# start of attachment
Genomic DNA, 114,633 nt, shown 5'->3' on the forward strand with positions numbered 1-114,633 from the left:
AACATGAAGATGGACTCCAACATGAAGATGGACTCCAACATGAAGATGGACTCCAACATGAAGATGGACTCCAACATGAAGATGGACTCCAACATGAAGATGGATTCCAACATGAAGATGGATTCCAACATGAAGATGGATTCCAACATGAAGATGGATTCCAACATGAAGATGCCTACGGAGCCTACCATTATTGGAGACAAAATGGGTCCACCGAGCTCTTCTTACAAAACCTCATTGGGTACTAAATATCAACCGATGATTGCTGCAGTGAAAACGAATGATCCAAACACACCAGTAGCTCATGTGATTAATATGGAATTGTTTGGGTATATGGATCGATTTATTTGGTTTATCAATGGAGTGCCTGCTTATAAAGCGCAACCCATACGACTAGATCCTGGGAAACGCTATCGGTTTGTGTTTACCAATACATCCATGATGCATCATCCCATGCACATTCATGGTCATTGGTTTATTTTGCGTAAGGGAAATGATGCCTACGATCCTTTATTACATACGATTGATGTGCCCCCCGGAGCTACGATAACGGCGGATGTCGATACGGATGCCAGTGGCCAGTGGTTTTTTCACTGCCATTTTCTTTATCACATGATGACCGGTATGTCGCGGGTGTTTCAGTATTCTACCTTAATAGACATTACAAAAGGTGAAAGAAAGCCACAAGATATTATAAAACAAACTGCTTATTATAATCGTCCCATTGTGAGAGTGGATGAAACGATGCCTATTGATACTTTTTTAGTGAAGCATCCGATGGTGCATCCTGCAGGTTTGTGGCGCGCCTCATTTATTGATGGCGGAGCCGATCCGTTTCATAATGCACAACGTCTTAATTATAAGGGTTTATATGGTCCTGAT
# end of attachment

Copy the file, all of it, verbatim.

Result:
Genomic DNA, 114,633 nt, shown 5'->3' on the forward strand with positions numbered 1-114,633 from the left:
AACATGAAGATGGACTCCAACATGAAGATGGACTCCAACATGAAGATGGACTCCAACATGAAGATGGACTCCAACATGAAGATGGACTCCAACATGAAGATGGATTCCAACATGAAGATGGATTCCAACATGAAGATGGATTCCAACATGAAGATGGATTCCAACATGAAGATGCCTACGGAGCCTACCATTATTGGAGACAAAATGGGTCCACCGAGCTCTTCTTACAAAACCTCATTGGGTACTAAATATCAACCGATGATTGCTGCAGTGAAAACGAATGATCCAAACACACCAGTAGCTCATGTGATTAATATGGAATTGTTTGGGTATATGGATCGATTTATTTGGTTTATCAATGGAGTGCCTGCTTATAAAGCGCAACCCATACGACTAGATCCTGGGAAACGCTATCGGTTTGTGTTTACCAATACATCCATGATGCATCATCCCATGCACATTCATGGTCATTGGTTTATTTTGCGTAAGGGAAATGATGCCTACGATCCTTTATTACATACGATTGATGTGCCCCCCGGAGCTACGATAACGGCGGATGTCGATACGGATGCCAGTGGCCAGTGGTTTTTTCACTGCCATTTTCTTTATCACATGATGACCGGTATGTCGCGGGTGTTTCAGTATTCTACCTTAATAGACATTACAAAAGGTGAAAGAAAGCCACAAGATATTATAAAACAAACTGCTTATTATAATCGTCCCATTGTGAGAGTGGATGAAACGATGCCTATTGATACTTTTTTAGTGAAGCATCCGATGGTGCATCCTGCAGGTTTGTGGCGCGCCTCATTTATTGATGGCGGAGCCGATCCGTTTCATAATGCACAACGTCTTAATTATAAGGGTTTATATGGTCCTGAT